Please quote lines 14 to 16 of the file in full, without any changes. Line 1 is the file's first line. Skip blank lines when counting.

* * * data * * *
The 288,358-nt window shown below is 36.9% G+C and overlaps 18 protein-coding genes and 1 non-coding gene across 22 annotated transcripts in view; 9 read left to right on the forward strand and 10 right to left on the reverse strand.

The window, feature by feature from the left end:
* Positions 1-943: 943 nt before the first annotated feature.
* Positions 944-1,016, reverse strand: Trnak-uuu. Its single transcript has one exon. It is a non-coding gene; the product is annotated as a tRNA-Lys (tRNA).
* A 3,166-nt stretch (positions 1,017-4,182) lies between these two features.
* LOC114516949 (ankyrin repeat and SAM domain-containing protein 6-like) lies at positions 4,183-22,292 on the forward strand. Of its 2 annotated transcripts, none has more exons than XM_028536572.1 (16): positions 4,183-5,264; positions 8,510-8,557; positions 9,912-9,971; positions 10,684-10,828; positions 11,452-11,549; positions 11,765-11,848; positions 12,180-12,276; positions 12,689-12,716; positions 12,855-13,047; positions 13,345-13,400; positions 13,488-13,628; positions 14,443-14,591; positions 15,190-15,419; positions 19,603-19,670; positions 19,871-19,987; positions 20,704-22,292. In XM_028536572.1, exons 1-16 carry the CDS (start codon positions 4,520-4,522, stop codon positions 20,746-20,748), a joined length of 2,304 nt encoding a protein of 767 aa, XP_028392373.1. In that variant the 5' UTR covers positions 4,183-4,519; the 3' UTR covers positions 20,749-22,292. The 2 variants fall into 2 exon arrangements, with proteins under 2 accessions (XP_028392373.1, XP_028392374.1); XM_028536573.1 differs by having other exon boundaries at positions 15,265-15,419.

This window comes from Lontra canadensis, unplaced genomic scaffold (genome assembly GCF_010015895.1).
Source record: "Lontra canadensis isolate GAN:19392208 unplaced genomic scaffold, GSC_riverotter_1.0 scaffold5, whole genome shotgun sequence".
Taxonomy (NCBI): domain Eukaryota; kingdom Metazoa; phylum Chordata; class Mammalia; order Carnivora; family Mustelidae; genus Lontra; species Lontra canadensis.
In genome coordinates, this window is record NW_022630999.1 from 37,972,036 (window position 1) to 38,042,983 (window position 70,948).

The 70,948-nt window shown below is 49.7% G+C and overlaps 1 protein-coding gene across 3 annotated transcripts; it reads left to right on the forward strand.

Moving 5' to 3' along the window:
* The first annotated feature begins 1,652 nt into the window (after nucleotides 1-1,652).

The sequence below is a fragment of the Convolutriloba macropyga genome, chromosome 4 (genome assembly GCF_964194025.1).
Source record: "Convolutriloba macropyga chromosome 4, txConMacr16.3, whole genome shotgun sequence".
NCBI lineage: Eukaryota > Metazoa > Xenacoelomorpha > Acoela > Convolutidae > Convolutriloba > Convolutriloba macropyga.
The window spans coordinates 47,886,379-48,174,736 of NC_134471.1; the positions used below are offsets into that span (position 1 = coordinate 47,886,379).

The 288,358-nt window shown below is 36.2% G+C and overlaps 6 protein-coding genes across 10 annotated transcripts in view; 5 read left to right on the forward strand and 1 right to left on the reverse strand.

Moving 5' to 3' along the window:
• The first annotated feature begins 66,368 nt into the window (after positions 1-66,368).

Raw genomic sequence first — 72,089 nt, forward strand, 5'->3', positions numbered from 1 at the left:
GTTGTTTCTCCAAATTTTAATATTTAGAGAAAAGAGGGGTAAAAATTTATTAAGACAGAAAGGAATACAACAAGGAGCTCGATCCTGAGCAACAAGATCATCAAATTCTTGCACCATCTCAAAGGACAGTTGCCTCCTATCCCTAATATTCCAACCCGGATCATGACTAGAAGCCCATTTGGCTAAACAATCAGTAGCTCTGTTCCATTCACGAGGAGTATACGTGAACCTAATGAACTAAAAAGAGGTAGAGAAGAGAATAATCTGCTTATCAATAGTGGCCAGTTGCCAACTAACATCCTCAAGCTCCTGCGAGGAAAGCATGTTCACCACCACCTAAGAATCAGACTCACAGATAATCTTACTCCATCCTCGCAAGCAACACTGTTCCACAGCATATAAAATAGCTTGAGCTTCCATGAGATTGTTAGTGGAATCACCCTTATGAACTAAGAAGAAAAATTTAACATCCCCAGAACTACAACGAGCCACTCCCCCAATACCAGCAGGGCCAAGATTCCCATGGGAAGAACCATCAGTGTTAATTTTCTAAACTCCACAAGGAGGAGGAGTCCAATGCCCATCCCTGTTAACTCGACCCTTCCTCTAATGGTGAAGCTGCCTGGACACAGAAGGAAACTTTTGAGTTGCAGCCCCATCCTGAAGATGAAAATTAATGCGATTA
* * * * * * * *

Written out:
The sequence below is a fragment of the Convolutriloba macropyga genome, chromosome 4 (genome assembly GCF_964194025.1).
Source record: "Convolutriloba macropyga chromosome 4, txConMacr16.3, whole genome shotgun sequence".
NCBI lineage: Eukaryota > Metazoa > Xenacoelomorpha > Acoela > Convolutidae > Convolutriloba > Convolutriloba macropyga.